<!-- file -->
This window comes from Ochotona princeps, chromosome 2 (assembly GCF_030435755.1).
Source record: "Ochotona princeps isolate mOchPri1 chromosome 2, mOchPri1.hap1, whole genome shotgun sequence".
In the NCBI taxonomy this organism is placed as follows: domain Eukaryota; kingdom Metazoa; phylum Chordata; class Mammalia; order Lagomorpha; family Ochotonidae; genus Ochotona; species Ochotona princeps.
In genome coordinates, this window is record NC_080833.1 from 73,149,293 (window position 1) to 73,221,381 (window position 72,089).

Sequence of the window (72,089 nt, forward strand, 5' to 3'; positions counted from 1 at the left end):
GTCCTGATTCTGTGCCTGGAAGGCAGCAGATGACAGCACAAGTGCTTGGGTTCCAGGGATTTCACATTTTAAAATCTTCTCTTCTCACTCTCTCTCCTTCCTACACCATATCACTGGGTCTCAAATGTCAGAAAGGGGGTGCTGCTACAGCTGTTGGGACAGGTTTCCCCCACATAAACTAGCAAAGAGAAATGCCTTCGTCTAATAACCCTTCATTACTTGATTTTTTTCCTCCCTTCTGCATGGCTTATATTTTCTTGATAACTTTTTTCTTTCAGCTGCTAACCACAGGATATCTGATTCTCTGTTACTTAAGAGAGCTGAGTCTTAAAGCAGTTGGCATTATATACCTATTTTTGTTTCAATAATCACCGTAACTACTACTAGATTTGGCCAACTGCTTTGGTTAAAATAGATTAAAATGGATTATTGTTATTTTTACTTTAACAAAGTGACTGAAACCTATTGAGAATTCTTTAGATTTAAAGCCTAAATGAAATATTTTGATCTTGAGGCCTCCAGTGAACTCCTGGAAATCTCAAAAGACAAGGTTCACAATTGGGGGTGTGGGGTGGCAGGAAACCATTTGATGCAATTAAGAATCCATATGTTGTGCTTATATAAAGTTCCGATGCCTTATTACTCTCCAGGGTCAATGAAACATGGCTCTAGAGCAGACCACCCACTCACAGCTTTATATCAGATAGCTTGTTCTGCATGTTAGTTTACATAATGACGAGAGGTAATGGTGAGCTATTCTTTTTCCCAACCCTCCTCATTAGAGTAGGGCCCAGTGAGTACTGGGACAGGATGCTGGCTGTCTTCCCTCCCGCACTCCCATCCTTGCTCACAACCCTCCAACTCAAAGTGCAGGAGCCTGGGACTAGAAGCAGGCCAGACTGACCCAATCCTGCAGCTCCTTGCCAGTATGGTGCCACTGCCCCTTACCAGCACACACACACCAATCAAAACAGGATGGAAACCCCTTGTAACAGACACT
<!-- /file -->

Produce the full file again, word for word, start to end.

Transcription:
This window comes from Ochotona princeps, chromosome 2 (assembly GCF_030435755.1).
Source record: "Ochotona princeps isolate mOchPri1 chromosome 2, mOchPri1.hap1, whole genome shotgun sequence".
In the NCBI taxonomy this organism is placed as follows: domain Eukaryota; kingdom Metazoa; phylum Chordata; class Mammalia; order Lagomorpha; family Ochotonidae; genus Ochotona; species Ochotona princeps.
In genome coordinates, this window is record NC_080833.1 from 73,149,293 (window position 1) to 73,221,381 (window position 72,089).

Sequence of the window (72,089 nt, forward strand, 5' to 3'; positions counted from 1 at the left end):
GTCCTGATTCTGTGCCTGGAAGGCAGCAGATGACAGCACAAGTGCTTGGGTTCCAGGGATTTCACATTTTAAAATCTTCTCTTCTCACTCTCTCTCCTTCCTACACCATATCACTGGGTCTCAAATGTCAGAAAGGGGGTGCTGCTACAGCTGTTGGGACAGGTTTCCCCCACATAAACTAGCAAAGAGAAATGCCTTCGTCTAATAACCCTTCATTACTTGATTTTTTTCCTCCCTTCTGCATGGCTTATATTTTCTTGATAACTTTTTTCTTTCAGCTGCTAACCACAGGATATCTGATTCTCTGTTACTTAAGAGAGCTGAGTCTTAAAGCAGTTGGCATTATATACCTATTTTTGTTTCAATAATCACCGTAACTACTACTAGATTTGGCCAACTGCTTTGGTTAAAATAGATTAAAATGGATTATTGTTATTTTTACTTTAACAAAGTGACTGAAACCTATTGAGAATTCTTTAGATTTAAAGCCTAAATGAAATATTTTGATCTTGAGGCCTCCAGTGAACTCCTGGAAATCTCAAAAGACAAGGTTCACAATTGGGGGTGTGGGGTGGCAGGAAACCATTTGATGCAATTAAGAATCCATATGTTGTGCTTATATAAAGTTCCGATGCCTTATTACTCTCCAGGGTCAATGAAACATGGCTCTAGAGCAGACCACCCACTCACAGCTTTATATCAGATAGCTTGTTCTGCATGTTAGTTTACATAATGACGAGAGGTAATGGTGAGCTATTCTTTTTCCCAACCCTCCTCATTAGAGTAGGGCCCAGTGAGTACTGGGACAGGATGCTGGCTGTCTTCCCTCCCGCACTCCCATCCTTGCTCACAACCCTCCAACTCAAAGTGCAGGAGCCTGGGACTAGAAGCAGGCCAGACTGACCCAATCCTGCAGCTCCTTGCCAGTATGGTGCCACTGCCCCTTACCAGCACACACACACCAATCAAAACAGGATGGAAACCCCTTGTAACAGACACT